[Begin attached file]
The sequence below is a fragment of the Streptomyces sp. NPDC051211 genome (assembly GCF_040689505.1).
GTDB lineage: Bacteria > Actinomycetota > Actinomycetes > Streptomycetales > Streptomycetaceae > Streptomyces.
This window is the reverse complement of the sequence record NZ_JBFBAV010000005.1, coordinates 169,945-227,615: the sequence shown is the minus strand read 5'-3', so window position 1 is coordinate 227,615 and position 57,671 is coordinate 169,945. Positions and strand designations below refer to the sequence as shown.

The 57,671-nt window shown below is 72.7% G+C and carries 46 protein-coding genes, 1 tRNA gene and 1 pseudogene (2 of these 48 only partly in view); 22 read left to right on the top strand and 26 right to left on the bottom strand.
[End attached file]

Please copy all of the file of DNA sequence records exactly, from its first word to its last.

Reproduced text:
The sequence below is a fragment of the Streptomyces sp. NPDC051211 genome (assembly GCF_040689505.1).
GTDB lineage: Bacteria > Actinomycetota > Actinomycetes > Streptomycetales > Streptomycetaceae > Streptomyces.
This window is the reverse complement of the sequence record NZ_JBFBAV010000005.1, coordinates 169,945-227,615: the sequence shown is the minus strand read 5'-3', so window position 1 is coordinate 227,615 and position 57,671 is coordinate 169,945. Positions and strand designations below refer to the sequence as shown.

The 57,671-nt window shown below is 72.7% G+C and carries 46 protein-coding genes, 1 tRNA gene and 1 pseudogene (2 of these 48 only partly in view); 22 read left to right on the top strand and 26 right to left on the bottom strand.